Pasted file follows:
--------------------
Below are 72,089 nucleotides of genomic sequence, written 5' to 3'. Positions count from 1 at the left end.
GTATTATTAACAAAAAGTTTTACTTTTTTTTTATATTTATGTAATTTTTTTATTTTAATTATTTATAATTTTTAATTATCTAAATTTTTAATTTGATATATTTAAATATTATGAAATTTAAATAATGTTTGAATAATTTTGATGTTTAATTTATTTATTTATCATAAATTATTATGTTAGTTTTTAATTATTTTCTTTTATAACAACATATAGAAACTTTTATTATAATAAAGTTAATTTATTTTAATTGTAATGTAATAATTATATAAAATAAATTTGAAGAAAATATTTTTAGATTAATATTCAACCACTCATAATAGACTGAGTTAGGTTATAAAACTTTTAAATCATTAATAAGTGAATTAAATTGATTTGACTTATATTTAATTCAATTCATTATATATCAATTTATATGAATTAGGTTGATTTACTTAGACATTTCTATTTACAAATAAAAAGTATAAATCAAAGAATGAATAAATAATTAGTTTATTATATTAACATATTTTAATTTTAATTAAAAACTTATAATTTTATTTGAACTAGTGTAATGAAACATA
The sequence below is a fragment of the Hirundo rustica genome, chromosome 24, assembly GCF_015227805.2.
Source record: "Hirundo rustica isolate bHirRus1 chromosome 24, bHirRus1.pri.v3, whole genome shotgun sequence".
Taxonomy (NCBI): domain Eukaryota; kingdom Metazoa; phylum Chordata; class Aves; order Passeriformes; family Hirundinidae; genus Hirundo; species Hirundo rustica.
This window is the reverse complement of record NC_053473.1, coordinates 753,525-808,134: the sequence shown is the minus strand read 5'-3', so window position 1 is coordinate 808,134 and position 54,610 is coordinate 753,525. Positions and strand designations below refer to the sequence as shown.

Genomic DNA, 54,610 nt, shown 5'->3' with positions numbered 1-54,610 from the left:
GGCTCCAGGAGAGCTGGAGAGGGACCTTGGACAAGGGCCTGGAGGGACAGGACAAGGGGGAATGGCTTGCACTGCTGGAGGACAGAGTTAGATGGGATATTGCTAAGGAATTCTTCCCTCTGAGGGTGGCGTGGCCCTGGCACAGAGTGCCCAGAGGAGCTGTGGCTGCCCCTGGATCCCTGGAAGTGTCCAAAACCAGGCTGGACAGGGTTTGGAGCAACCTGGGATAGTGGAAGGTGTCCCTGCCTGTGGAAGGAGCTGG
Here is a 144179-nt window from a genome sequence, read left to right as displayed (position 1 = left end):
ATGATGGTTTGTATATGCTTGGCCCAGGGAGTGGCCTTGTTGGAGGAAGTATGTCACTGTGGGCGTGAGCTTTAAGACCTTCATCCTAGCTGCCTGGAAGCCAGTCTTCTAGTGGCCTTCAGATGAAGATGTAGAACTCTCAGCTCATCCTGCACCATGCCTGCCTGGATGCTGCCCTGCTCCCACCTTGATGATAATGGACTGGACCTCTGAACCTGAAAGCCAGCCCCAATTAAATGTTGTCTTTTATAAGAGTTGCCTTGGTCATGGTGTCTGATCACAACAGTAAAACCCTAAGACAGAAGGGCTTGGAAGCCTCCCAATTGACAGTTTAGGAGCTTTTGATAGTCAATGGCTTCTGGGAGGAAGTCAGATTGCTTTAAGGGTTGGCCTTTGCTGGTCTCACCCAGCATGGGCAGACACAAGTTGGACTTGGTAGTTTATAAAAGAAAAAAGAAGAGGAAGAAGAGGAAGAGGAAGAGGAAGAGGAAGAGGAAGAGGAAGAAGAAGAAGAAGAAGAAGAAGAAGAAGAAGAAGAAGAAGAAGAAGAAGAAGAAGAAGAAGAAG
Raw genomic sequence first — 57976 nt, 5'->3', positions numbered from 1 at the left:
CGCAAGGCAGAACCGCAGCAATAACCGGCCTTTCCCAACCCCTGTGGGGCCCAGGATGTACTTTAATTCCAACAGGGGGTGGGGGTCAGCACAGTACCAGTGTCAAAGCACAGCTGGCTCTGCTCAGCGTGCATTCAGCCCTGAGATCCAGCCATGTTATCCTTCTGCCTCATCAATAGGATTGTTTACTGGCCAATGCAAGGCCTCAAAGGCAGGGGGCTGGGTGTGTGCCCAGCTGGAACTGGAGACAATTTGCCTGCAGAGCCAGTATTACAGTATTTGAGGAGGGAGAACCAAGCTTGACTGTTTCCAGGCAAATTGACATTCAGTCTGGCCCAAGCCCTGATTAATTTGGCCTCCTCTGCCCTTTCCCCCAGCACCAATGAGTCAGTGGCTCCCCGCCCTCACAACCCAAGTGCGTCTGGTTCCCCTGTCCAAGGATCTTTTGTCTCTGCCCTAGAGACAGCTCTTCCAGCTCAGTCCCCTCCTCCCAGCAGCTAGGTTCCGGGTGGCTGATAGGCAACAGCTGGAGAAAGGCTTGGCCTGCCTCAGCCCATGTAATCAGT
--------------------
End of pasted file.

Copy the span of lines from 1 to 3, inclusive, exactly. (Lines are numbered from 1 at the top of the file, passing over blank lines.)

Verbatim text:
Below are 72,089 nucleotides of genomic sequence, written 5' to 3'. Positions count from 1 at the left end.
GTATTATTAACAAAAAGTTTTACTTTTTTTTTATATTTATGTAATTTTTTTATTTTAATTATTTATAATTTTTAATTATCTAAATTTTTAATTTGATATATTTAAATATTATGAAATTTAAATAATGTTTGAATAATTTTGATGTTTAATTTATTTATTTATCATAAATTATTATGTTAGTTTTTAATTATTTTCTTTTATAACAACATATAGAAACTTTTATTATAATAAAGTTAATTTATTTTAATTGTAATGTAATAATTATATAAAATAAATTTGAAGAAAATATTTTTAGATTAATATTCAACCACTCATAATAGACTGAGTTAGGTTATAAAACTTTTAAATCATTAATAAGTGAATTAAATTGATTTGACTTATATTTAATTCAATTCATTATATATCAATTTATATGAATTAGGTTGATTTACTTAGACATTTCTATTTACAAATAAAAAGTATAAATCAAAGAATGAATAAATAATTAGTTTATTATATTAACATATTTTAATTTTAATTAAAAACTTATAATTTTATTTGAACTAGTGTAATGAAACATA
The sequence below is a fragment of the Hirundo rustica genome, chromosome 24, assembly GCF_015227805.2.